The ‘American Dream’ rides largely on the idea that you can pull yourself up by your bootstraps and find success, but the reality that many Americans find themselves proves that it’s not that easy. In a long heartfelt Tumblr post user rrojasandribbons described a conversation they had had with one of their more privileged friends on why it was so difficult to escape poverty.
The friend could not believe that the poster had experienced such hardship before, as they didn’t fit the image of what poor people look like, or understood why they couldn’t have just “save money” to get out of it. Scroll down below to read this thorough and thoughtful explanation of the reality of escaping the poverty cycle.
Poverty is defined as when people “lack the means to satisfy their basic needs.” These needs can be explained from a more narrow perspective of what is necessary for survival or in a broader sense the ability to maintain the standard of living for one’s community. A cycle of poverty is when a family remains poor for three or more generations.
When people imagine poor people much of the time they have a caricature of a dirty face with ripped clothing, living in the city, but if you look at the data this image falls completely out of line with the full picture. In 1960 Lyndon Johnson declared a war on poverty that focused resources on inner city and rural areas, but in 2000 there was a geographical shift of poverty – to the suburbs.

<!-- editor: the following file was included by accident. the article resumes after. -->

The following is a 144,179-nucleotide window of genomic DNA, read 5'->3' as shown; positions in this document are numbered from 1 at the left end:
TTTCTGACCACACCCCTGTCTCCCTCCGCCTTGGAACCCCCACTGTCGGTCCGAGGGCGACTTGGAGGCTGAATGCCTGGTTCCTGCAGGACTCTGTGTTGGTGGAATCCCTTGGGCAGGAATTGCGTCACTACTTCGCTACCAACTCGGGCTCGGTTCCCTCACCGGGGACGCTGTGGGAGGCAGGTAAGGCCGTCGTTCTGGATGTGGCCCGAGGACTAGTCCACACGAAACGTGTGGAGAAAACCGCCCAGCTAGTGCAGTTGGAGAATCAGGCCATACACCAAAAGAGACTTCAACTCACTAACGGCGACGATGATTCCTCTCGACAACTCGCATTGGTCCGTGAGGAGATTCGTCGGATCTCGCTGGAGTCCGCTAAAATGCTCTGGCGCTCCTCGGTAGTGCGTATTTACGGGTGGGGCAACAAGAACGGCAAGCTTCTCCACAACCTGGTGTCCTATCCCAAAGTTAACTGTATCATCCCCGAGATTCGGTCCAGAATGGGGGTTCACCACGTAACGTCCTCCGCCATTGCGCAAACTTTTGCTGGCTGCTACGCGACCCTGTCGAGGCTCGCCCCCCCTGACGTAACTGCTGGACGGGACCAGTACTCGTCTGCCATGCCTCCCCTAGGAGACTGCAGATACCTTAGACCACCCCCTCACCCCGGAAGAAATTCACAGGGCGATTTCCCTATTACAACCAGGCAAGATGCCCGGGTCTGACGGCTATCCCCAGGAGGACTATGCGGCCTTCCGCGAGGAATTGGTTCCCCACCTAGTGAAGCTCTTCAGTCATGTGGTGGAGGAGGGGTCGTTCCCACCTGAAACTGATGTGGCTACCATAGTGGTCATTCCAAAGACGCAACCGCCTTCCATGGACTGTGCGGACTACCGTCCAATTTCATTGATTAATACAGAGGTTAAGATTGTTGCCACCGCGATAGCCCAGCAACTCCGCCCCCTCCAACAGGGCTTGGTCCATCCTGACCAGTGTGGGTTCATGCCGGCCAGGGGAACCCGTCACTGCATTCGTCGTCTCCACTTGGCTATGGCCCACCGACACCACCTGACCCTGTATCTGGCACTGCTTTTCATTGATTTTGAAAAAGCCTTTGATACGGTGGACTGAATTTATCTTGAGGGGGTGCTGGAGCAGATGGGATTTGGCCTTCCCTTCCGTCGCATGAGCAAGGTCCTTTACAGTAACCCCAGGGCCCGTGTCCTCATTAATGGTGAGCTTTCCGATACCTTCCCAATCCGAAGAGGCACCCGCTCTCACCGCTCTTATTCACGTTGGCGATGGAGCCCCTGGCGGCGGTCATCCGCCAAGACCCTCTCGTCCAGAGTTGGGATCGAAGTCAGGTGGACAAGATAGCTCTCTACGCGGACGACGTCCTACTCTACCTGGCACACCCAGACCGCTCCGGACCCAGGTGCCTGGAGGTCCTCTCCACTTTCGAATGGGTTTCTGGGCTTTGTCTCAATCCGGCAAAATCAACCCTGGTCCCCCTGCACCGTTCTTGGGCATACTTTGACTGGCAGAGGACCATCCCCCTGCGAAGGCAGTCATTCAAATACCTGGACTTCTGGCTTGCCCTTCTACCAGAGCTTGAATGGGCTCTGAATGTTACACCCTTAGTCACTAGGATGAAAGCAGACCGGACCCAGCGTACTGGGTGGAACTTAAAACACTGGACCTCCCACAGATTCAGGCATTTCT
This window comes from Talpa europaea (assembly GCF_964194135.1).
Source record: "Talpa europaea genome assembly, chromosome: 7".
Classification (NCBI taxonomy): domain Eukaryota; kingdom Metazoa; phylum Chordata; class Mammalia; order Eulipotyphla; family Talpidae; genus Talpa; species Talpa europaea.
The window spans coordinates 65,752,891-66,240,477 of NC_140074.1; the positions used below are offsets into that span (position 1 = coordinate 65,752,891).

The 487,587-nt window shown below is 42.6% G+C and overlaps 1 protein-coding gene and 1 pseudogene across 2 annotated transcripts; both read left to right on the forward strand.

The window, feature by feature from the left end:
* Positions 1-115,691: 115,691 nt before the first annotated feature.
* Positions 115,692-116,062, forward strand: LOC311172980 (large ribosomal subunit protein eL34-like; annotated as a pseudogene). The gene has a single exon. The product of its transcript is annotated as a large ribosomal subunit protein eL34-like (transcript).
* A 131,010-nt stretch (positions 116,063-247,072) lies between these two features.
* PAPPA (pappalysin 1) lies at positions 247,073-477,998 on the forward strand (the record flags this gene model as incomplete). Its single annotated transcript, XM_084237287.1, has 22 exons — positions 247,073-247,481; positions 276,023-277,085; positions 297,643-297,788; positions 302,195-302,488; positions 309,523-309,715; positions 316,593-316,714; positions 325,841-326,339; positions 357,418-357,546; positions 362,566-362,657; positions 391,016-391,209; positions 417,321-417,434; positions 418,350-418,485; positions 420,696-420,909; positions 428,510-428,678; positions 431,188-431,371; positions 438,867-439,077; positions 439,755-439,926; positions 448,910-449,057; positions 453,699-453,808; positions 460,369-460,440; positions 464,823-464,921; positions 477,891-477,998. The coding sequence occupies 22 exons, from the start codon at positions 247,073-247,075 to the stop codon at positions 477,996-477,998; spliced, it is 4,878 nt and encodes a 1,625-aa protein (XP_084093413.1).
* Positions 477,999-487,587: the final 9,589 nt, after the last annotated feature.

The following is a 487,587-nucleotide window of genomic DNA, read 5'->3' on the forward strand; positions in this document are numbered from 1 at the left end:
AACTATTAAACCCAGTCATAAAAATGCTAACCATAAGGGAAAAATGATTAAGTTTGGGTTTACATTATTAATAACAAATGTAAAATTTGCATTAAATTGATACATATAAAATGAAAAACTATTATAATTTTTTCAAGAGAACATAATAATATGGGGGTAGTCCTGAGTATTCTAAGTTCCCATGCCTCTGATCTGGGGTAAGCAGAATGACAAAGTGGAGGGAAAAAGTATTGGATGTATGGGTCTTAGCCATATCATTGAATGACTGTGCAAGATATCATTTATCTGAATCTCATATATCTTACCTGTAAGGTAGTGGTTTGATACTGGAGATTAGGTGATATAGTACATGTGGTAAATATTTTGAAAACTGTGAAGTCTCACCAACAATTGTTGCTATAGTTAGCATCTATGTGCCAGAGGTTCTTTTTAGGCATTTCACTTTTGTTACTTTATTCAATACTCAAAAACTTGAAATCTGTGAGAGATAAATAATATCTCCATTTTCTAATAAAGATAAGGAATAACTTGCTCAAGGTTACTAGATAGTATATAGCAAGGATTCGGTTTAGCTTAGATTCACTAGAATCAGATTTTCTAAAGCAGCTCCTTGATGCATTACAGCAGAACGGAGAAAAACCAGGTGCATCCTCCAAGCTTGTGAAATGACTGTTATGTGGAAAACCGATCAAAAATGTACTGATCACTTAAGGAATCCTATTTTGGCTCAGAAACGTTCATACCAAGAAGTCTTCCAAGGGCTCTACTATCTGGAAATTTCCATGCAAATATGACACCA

According to a May report from the Pew Research Center, in the U.S suburban counties have experienced sharper increases in poverty than urban or rural counties since 2000. This change makes suburbanization of poverty one of the most important demographic trends within the last 50 years. Unfortunately, suburbs lack the same resources to respond to the growing poverty that the cities do.
Necessary life expenses can be debilitating when you are living in the poverty cycle – especially medical ones. To put it in perspective the cost for insulin, the shot for people with diabetes, doubled from 2012 to 2016 from $2,864 annually to $5,705. Meanwhile, the Canadian Diabetes Association (CDA) found that on average, Canadians spend more than $1,500 Cdn per year on diabetes medications, devices, and supplies.
Other people online have echoed this message before
Image credits: TayZonday